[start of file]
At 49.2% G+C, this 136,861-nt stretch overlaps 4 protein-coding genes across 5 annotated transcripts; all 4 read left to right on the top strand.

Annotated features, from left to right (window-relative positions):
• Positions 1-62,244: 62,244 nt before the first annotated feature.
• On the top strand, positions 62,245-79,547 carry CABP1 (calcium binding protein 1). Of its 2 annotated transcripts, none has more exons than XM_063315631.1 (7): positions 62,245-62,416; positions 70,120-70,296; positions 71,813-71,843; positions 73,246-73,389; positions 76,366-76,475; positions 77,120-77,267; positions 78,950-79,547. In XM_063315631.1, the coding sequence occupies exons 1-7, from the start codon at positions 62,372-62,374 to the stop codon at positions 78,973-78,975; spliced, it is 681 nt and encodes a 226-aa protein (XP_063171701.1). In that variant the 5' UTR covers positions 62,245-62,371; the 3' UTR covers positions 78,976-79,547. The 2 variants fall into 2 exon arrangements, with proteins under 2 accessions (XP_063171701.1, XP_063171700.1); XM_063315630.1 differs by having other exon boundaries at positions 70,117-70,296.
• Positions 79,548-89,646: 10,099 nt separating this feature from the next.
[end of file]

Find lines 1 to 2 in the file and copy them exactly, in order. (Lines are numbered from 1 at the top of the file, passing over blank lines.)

At 49.2% G+C, this 136,861-nt stretch overlaps 4 protein-coding genes across 5 annotated transcripts; all 4 read left to right on the top strand.

Annotated features, from left to right (window-relative positions):